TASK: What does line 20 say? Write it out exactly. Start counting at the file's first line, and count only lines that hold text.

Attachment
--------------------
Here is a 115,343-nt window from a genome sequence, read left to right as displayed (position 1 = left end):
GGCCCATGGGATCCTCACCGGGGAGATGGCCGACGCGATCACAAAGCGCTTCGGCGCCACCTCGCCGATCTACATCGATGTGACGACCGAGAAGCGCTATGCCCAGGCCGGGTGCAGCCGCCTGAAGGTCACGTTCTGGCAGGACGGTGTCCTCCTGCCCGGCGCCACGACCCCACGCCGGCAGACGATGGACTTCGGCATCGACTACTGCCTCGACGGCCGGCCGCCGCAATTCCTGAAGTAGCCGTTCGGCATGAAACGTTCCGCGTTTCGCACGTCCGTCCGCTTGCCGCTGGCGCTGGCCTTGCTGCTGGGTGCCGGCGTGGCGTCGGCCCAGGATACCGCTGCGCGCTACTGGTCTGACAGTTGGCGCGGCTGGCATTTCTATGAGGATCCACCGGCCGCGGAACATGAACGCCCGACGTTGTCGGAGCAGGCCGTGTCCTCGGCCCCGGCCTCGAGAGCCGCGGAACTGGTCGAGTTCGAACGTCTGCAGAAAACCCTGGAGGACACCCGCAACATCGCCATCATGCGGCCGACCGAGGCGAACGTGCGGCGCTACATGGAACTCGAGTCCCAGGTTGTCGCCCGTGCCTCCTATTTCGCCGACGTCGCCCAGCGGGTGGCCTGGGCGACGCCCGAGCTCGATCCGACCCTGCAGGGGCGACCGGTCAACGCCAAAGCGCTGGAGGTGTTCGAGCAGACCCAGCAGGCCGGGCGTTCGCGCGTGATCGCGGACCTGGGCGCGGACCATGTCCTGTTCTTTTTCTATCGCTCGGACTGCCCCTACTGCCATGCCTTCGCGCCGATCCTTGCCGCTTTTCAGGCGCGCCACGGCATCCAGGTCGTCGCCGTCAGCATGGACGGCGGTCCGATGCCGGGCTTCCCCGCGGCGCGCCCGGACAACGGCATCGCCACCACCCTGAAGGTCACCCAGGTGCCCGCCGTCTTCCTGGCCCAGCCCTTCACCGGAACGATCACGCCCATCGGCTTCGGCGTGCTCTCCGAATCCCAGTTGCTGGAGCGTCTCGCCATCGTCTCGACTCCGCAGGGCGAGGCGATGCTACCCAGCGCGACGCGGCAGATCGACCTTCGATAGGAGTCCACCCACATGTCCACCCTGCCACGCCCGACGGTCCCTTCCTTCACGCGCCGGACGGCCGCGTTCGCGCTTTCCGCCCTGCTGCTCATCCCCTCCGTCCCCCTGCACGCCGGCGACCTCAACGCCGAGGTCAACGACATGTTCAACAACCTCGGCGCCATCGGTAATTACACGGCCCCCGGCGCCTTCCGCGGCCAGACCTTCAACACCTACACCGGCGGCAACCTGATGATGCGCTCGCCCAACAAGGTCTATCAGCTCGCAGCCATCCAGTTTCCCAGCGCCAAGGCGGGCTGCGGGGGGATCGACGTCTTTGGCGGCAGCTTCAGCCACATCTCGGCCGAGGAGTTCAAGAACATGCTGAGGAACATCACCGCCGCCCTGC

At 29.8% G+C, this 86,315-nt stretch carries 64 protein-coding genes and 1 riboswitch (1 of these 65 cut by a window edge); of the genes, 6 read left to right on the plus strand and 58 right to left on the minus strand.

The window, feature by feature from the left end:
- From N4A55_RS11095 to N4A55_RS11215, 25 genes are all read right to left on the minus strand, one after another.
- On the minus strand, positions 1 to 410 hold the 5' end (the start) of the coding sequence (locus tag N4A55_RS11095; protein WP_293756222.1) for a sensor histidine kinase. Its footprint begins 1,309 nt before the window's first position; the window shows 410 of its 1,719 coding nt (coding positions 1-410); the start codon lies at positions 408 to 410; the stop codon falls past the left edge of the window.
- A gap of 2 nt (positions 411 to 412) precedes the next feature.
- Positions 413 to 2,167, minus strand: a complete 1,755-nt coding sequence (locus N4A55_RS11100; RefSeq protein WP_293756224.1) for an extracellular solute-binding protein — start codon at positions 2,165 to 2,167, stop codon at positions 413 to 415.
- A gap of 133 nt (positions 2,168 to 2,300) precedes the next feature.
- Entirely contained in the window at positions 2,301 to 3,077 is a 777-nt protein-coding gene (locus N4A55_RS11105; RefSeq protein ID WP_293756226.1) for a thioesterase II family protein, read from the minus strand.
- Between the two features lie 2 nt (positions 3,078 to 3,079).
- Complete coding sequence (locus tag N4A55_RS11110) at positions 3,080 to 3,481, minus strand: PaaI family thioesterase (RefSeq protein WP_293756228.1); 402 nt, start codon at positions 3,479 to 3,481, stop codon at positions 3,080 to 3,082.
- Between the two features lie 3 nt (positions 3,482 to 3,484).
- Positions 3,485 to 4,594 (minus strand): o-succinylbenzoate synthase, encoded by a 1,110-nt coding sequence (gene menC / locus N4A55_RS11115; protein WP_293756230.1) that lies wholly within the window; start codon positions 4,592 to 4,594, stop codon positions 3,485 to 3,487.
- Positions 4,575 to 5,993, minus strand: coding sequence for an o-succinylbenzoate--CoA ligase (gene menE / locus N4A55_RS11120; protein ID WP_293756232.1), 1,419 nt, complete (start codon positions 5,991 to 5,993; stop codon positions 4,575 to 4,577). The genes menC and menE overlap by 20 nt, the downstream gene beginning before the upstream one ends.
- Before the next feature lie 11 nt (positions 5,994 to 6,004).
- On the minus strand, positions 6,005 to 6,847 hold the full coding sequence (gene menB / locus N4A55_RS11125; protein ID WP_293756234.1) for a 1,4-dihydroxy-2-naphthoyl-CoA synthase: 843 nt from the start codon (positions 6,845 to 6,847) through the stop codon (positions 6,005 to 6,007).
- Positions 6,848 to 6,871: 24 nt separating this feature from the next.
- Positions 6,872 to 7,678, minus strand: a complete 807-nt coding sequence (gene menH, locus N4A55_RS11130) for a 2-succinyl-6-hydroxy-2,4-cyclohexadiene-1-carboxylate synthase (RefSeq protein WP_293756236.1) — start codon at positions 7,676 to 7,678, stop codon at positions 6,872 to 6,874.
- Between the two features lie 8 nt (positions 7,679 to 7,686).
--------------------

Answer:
- Between the two features lie 8 nt (positions 7,679 to 7,686).